World Library  
Flag as Inappropriate
Email this Article

Asclepiodotus of Alexandria

Born Alexandria
Era Hellenistic philosophy
Region Greek philosophy
School Neoplatonism

Asclepiodotus (Greek: Άσκληπιόδοτος) of Alexandria was a Neoplatonic philosopher who lived in the second half of the 5th century. He was a native of Alexandria who studied under Proclus in Athens. He eventually moved to Aphrodisias where he maintained a philosophy school jointly with another man also called Asclepiodotus, whose daughter, Damiane, he married. He wrote a commentary on Plato's Timaeus, which is however lost.

He taught Damascius, who describes Asclepiodotus in disparaging terms, in part because of his disregard for oracular lore:

Asclepiodotus' mind was not perfect, as most people thought. He was extremely sharp at raising questions, but not so acute in his understanding. His was an uneven intelligence, especially when it came to divine matters - the invisible and intelligible concept of Plato's lofty thought. Even more wanting was he in the field of higher wisdom - the Orphic and Chaldean lore which transcends common sense.[1]

He and his wife visited the shrine of Isis at Menouthis in Egypt, in order to cure Damiane's childlessness. A baby was produced, but the local Christians claimed it had been bought from a priestess, and used the affair as a pretext to destroy the shrine.


  1. ^ Damascius, PH fr. 85 A, from Athanassiadi, P., Frede M., (1999), Pagan Monotheism in Late Antiquity Oxford University Press.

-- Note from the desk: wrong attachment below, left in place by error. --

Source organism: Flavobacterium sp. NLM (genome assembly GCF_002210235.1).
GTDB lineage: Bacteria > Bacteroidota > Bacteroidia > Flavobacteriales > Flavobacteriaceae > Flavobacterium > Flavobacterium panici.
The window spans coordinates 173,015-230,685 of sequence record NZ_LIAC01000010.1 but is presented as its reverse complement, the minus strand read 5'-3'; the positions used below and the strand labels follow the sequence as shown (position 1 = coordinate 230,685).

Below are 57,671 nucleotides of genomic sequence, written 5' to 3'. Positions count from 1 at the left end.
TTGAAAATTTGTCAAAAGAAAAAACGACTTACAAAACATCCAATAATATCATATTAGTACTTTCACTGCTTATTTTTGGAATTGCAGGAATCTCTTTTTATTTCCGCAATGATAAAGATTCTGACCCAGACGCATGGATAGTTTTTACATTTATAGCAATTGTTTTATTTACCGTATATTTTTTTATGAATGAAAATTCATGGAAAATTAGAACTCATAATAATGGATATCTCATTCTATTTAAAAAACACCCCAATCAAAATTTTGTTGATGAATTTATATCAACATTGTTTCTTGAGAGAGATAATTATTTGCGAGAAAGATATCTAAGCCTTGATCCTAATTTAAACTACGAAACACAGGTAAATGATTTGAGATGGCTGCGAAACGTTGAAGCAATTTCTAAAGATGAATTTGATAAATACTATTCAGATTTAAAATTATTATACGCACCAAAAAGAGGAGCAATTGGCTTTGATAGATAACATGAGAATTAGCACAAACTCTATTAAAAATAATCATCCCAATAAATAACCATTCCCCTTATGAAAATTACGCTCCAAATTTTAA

• William Smith (1870). "Asclepiodotus of Alexandria". A Dictionary of Greek and Roman Biography and Mythology, Vol. 1 p. 383. Retrieved 2007-11-23. 
  • "Asclepiodotus of Alexandria". The Stoa Consortium. Retrieved 2007-11-23. 
  • Bury, et al., (1925), The Cambridge Ancient History, pages 852-853. Cambridge University Press.
  • Andron, Cosmin (2008), "Asklepiodotos of Alexandria",The Routledge Encyclopedia of Ancient Natural Scientists, eds. Georgia Irby-Massie and Paul Keyser, Routledge.
This article was sourced from Creative Commons Attribution-ShareAlike License; additional terms may apply. World Heritage Encyclopedia content is assembled from numerous content providers, Open Access Publishing, and in compliance with The Fair Access to Science and Technology Research Act (FASTR), Wikimedia Foundation, Inc., Public Library of Science, The Encyclopedia of Life, Open Book Publishers (OBP), PubMed, U.S. National Library of Medicine, National Center for Biotechnology Information, U.S. National Library of Medicine, National Institutes of Health (NIH), U.S. Department of Health & Human Services, and, which sources content from all federal, state, local, tribal, and territorial government publication portals (.gov, .mil, .edu). Funding for and content contributors is made possible from the U.S. Congress, E-Government Act of 2002.
Crowd sourced content that is contributed to World Heritage Encyclopedia is peer reviewed and edited by our editorial staff to ensure quality scholarly research articles.
By using this site, you agree to the Terms of Use and Privacy Policy. World Heritage Encyclopedia™ is a registered trademark of the World Public Library Association, a non-profit organization.

Copyright © World Library Foundation. All rights reserved. eBooks from Project Gutenberg are sponsored by the World Library Foundation,
a 501c(4) Member's Support Non-Profit Organization, and is NOT affiliated with any governmental agency or department.